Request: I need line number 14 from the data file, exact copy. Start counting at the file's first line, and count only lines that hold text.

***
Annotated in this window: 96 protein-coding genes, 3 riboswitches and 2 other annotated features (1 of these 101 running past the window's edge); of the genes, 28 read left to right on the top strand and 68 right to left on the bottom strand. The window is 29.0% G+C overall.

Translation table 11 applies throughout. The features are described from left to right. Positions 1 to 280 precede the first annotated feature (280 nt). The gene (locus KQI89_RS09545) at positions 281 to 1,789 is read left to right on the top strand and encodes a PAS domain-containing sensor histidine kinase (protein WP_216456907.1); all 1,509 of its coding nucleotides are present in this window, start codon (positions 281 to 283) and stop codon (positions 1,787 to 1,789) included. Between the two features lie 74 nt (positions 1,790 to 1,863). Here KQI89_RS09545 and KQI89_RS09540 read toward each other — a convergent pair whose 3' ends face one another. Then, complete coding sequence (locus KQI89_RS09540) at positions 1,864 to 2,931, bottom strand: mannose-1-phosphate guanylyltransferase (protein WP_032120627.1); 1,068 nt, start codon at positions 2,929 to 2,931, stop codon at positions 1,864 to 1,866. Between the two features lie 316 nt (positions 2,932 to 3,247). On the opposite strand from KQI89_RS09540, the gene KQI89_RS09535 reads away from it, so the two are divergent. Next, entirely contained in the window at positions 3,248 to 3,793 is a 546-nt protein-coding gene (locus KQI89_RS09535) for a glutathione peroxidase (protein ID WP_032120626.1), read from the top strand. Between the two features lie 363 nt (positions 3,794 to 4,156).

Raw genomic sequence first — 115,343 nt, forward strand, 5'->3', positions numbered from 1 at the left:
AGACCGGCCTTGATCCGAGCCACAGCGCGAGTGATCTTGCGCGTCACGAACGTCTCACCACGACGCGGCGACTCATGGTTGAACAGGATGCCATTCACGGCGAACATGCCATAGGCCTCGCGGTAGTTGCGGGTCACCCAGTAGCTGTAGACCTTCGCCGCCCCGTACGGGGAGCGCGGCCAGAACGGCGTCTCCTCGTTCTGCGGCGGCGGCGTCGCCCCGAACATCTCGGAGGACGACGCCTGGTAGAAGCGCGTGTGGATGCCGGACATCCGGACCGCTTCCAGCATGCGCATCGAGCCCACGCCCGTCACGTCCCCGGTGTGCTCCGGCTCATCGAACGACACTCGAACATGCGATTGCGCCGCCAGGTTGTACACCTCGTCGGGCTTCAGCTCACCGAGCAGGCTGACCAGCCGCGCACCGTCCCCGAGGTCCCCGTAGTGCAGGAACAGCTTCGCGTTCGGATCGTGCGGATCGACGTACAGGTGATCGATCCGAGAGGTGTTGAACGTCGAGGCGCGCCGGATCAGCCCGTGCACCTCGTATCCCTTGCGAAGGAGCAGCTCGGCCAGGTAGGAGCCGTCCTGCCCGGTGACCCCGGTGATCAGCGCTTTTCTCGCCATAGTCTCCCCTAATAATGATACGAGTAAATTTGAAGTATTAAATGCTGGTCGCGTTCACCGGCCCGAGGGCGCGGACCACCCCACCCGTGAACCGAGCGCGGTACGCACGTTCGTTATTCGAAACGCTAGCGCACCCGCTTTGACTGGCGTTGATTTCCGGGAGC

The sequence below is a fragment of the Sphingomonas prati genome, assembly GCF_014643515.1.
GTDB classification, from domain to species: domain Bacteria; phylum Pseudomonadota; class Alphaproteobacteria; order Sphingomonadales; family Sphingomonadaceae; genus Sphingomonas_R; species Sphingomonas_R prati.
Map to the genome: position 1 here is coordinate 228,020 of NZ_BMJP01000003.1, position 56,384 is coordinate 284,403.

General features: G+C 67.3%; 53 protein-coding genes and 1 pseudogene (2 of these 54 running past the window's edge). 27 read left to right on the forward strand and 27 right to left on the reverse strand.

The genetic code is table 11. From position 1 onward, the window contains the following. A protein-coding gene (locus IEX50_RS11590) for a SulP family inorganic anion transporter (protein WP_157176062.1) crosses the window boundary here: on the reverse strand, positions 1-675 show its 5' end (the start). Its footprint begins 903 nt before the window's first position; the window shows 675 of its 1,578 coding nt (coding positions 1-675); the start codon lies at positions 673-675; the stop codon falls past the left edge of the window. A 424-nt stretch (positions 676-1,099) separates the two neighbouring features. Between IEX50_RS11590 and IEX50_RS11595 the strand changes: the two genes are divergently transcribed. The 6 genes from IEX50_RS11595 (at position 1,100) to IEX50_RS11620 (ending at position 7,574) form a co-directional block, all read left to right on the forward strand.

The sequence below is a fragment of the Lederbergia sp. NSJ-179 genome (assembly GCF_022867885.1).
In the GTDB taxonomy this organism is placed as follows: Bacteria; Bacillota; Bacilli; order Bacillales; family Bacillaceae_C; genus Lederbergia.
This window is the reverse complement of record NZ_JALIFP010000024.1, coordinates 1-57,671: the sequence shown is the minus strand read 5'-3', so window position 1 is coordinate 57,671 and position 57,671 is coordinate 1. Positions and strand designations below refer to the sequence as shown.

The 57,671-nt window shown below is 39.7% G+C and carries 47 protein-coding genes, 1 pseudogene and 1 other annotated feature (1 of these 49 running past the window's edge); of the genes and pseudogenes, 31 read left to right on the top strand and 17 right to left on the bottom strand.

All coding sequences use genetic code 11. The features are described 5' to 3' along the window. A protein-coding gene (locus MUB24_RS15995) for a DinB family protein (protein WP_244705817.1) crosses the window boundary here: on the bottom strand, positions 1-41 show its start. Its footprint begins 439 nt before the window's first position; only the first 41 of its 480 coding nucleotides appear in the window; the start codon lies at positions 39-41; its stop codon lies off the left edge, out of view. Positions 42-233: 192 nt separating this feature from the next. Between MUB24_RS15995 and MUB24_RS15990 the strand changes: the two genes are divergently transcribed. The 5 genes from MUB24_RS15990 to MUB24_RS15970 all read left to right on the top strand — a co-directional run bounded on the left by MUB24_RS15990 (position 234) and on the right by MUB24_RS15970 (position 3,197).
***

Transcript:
All coding sequences use genetic code 11. The features are described 5' to 3' along the window. A protein-coding gene (locus MUB24_RS15995) for a DinB family protein (protein WP_244705817.1) crosses the window boundary here: on the bottom strand, positions 1-41 show its start. Its footprint begins 439 nt before the window's first position; only the first 41 of its 480 coding nucleotides appear in the window; the start codon lies at positions 39-41; its stop codon lies off the left edge, out of view. Positions 42-233: 192 nt separating this feature from the next. Between MUB24_RS15995 and MUB24_RS15990 the strand changes: the two genes are divergently transcribed. The 5 genes from MUB24_RS15990 to MUB24_RS15970 all read left to right on the top strand — a co-directional run bounded on the left by MUB24_RS15990 (position 234) and on the right by MUB24_RS15970 (position 3,197).